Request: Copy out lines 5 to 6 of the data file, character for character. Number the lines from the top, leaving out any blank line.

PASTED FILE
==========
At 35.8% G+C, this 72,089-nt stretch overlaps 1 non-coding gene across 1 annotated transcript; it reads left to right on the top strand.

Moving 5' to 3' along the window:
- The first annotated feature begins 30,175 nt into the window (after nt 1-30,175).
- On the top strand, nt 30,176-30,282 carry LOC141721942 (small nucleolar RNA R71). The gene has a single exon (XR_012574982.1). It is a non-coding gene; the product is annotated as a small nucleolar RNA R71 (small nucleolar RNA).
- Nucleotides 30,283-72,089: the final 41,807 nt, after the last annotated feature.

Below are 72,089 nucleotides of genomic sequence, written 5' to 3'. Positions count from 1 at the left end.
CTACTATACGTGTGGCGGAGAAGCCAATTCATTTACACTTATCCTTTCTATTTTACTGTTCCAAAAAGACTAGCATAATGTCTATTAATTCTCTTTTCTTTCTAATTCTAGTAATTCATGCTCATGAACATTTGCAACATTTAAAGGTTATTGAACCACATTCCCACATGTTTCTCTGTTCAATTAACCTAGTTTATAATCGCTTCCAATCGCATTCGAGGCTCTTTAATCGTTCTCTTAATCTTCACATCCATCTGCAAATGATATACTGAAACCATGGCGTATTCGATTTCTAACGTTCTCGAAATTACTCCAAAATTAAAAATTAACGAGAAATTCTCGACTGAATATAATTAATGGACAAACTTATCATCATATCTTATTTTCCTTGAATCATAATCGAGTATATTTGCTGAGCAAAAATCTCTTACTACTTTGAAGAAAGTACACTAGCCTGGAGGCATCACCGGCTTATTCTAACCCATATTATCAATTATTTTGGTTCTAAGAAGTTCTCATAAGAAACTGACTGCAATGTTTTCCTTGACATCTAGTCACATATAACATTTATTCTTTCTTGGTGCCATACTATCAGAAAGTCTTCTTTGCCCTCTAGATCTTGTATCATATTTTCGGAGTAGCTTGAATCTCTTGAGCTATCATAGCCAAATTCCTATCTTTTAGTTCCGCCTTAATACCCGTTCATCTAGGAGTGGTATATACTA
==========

- Nucleotides 30,283-72,089: the final 41,807 nt, after the last annotated feature.

Below are 72,089 nucleotides of genomic sequence, written 5' to 3'. Positions count from 1 at the left end.